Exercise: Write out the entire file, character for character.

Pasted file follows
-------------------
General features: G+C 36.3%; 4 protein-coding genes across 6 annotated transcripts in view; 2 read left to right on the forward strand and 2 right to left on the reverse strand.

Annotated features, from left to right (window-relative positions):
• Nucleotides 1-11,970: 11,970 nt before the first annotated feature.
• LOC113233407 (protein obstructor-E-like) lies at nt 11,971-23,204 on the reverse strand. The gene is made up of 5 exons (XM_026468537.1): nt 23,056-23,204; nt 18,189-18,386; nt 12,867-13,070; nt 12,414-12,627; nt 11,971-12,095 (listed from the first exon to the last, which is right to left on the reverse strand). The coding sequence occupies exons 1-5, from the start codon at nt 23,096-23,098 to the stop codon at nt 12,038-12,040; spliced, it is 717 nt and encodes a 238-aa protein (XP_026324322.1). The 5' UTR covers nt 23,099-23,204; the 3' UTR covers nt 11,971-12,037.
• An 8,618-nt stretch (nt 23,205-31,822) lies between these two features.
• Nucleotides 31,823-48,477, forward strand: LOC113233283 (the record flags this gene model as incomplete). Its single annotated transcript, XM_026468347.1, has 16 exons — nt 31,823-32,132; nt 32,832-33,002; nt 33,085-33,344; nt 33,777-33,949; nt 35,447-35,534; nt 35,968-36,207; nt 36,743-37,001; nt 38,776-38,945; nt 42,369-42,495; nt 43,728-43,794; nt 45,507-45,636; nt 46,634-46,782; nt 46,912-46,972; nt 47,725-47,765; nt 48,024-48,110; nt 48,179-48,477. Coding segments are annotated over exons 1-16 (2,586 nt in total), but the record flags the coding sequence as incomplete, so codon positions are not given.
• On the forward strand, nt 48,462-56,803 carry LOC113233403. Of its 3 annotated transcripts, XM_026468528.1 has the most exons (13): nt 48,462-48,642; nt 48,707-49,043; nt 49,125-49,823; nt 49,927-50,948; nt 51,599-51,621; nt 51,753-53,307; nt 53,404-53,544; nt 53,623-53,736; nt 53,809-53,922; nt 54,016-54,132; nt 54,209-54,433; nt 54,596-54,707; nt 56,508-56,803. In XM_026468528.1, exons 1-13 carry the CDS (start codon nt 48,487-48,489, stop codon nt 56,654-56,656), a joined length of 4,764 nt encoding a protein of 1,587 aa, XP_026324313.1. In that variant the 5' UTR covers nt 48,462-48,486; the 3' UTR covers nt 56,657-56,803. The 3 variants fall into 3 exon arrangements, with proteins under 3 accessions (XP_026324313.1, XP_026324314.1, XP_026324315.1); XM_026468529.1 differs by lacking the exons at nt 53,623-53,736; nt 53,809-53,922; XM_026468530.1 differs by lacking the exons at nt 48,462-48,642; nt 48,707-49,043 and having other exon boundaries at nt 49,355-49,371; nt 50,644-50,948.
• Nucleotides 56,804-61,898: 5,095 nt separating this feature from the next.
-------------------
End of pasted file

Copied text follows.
General features: G+C 36.3%; 4 protein-coding genes across 6 annotated transcripts in view; 2 read left to right on the forward strand and 2 right to left on the reverse strand.

Annotated features, from left to right (window-relative positions):
• Nucleotides 1-11,970: 11,970 nt before the first annotated feature.
• LOC113233407 (protein obstructor-E-like) lies at nt 11,971-23,204 on the reverse strand. The gene is made up of 5 exons (XM_026468537.1): nt 23,056-23,204; nt 18,189-18,386; nt 12,867-13,070; nt 12,414-12,627; nt 11,971-12,095 (listed from the first exon to the last, which is right to left on the reverse strand). The coding sequence occupies exons 1-5, from the start codon at nt 23,096-23,098 to the stop codon at nt 12,038-12,040; spliced, it is 717 nt and encodes a 238-aa protein (XP_026324322.1). The 5' UTR covers nt 23,099-23,204; the 3' UTR covers nt 11,971-12,037.
• An 8,618-nt stretch (nt 23,205-31,822) lies between these two features.
• Nucleotides 31,823-48,477, forward strand: LOC113233283 (the record flags this gene model as incomplete). Its single annotated transcript, XM_026468347.1, has 16 exons — nt 31,823-32,132; nt 32,832-33,002; nt 33,085-33,344; nt 33,777-33,949; nt 35,447-35,534; nt 35,968-36,207; nt 36,743-37,001; nt 38,776-38,945; nt 42,369-42,495; nt 43,728-43,794; nt 45,507-45,636; nt 46,634-46,782; nt 46,912-46,972; nt 47,725-47,765; nt 48,024-48,110; nt 48,179-48,477. Coding segments are annotated over exons 1-16 (2,586 nt in total), but the record flags the coding sequence as incomplete, so codon positions are not given.
• On the forward strand, nt 48,462-56,803 carry LOC113233403. Of its 3 annotated transcripts, XM_026468528.1 has the most exons (13): nt 48,462-48,642; nt 48,707-49,043; nt 49,125-49,823; nt 49,927-50,948; nt 51,599-51,621; nt 51,753-53,307; nt 53,404-53,544; nt 53,623-53,736; nt 53,809-53,922; nt 54,016-54,132; nt 54,209-54,433; nt 54,596-54,707; nt 56,508-56,803. In XM_026468528.1, exons 1-13 carry the CDS (start codon nt 48,487-48,489, stop codon nt 56,654-56,656), a joined length of 4,764 nt encoding a protein of 1,587 aa, XP_026324313.1. In that variant the 5' UTR covers nt 48,462-48,486; the 3' UTR covers nt 56,657-56,803. The 3 variants fall into 3 exon arrangements, with proteins under 3 accessions (XP_026324313.1, XP_026324314.1, XP_026324315.1); XM_026468529.1 differs by lacking the exons at nt 53,623-53,736; nt 53,809-53,922; XM_026468530.1 differs by lacking the exons at nt 48,462-48,642; nt 48,707-49,043 and having other exon boundaries at nt 49,355-49,371; nt 50,644-50,948.
• Nucleotides 56,804-61,898: 5,095 nt separating this feature from the next.